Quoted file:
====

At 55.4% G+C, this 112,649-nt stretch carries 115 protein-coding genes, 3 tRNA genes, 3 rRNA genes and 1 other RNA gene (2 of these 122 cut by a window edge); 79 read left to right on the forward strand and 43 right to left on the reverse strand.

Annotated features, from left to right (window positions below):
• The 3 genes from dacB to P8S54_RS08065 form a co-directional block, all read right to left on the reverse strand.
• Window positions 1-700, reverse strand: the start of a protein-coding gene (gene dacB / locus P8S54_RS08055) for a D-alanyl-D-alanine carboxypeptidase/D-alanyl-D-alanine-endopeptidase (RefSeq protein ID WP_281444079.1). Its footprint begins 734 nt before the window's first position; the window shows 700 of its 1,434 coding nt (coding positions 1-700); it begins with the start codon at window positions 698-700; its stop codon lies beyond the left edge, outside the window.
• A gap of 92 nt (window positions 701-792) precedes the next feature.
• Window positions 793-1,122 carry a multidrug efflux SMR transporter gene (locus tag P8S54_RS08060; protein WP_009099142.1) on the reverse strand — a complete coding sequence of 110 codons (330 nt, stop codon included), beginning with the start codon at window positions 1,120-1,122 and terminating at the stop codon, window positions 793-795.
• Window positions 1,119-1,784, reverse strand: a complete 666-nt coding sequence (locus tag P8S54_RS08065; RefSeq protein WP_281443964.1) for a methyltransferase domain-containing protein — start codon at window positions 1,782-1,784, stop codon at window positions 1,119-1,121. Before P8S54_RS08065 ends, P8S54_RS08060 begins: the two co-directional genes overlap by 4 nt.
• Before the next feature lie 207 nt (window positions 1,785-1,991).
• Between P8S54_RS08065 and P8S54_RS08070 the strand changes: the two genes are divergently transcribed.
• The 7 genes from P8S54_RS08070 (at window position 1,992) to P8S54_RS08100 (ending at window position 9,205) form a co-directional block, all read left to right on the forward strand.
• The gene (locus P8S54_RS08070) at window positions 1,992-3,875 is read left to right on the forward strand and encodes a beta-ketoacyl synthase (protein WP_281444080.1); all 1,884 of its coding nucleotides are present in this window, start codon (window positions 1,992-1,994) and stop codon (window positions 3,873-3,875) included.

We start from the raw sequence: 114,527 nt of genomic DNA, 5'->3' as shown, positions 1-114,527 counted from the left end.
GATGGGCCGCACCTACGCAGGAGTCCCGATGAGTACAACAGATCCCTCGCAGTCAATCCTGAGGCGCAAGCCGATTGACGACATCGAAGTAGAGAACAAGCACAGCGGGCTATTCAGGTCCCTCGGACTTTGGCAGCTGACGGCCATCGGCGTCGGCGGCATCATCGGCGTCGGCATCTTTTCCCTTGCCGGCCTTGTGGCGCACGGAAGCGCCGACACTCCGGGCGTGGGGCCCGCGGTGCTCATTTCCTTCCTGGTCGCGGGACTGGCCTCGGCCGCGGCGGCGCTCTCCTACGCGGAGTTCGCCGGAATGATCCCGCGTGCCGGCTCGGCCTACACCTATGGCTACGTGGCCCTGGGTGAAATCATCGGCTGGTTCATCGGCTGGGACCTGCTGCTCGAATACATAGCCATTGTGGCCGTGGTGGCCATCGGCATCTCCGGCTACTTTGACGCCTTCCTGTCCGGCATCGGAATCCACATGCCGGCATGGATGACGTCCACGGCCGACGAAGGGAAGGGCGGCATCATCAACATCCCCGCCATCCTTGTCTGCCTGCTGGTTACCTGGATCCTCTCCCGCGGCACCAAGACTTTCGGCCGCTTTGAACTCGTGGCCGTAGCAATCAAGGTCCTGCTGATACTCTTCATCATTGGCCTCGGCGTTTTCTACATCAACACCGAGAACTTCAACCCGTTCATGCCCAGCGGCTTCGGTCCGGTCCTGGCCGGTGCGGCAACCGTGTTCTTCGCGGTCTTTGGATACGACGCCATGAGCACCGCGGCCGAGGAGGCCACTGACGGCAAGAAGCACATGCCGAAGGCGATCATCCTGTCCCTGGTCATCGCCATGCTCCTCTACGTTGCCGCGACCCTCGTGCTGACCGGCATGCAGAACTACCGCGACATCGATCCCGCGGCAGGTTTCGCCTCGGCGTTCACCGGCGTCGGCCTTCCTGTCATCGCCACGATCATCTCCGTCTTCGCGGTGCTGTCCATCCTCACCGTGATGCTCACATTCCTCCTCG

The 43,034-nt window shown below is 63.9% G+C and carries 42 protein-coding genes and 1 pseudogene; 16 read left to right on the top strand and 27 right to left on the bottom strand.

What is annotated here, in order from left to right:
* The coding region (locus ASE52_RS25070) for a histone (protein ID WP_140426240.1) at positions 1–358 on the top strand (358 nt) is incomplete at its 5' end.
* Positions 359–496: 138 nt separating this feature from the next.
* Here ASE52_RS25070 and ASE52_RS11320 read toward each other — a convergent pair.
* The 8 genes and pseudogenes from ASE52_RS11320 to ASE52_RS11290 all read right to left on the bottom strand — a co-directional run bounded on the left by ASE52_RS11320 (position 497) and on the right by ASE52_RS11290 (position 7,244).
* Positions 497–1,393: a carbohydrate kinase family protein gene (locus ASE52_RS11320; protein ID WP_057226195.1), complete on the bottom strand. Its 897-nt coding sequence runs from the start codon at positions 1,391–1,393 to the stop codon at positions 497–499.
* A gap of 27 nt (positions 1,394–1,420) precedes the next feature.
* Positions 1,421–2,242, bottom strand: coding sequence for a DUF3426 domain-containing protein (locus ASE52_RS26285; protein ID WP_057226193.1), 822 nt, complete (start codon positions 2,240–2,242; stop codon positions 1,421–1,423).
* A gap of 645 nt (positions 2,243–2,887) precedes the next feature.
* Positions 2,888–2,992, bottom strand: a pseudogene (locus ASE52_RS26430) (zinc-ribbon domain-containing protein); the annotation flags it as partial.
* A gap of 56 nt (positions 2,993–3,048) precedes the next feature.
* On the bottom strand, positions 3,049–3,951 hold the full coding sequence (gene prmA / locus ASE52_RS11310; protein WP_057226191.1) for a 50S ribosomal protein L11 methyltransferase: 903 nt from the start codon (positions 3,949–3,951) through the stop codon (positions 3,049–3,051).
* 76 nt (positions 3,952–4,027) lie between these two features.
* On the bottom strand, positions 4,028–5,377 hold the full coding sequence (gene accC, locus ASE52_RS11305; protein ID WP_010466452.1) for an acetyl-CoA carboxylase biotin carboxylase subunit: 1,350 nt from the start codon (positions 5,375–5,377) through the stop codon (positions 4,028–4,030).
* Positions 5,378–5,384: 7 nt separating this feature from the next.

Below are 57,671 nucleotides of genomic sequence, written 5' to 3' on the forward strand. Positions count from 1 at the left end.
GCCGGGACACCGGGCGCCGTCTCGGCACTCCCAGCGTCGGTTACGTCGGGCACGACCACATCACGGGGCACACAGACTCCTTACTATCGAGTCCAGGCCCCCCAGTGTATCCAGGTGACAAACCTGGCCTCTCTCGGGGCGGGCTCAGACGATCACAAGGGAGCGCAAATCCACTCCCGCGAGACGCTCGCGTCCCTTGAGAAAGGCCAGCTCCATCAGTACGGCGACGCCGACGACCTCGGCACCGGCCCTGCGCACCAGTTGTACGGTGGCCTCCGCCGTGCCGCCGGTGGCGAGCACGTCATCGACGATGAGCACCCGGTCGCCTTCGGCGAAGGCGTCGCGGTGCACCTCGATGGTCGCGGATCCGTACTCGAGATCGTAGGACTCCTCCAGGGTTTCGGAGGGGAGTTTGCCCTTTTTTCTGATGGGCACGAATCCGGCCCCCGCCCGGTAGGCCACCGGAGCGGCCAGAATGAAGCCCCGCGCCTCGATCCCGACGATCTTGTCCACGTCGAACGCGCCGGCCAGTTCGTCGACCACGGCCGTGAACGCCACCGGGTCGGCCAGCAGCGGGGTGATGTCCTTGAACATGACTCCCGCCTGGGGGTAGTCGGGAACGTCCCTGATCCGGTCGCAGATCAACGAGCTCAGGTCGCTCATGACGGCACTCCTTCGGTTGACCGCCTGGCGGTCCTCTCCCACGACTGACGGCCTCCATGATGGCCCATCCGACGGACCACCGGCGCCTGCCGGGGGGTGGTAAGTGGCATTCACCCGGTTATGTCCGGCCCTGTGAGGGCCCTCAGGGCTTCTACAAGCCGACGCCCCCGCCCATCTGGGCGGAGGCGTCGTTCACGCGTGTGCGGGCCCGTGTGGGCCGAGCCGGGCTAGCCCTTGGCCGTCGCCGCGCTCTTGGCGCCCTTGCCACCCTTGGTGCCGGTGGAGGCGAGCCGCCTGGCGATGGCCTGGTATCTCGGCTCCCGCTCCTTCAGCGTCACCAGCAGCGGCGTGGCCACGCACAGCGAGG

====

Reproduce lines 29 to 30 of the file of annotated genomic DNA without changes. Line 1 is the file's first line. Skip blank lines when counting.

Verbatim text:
* Positions 5,378–5,384: 7 nt separating this feature from the next.

Below are 57,671 nucleotides of genomic sequence, written 5' to 3' on the forward strand. Positions count from 1 at the left end.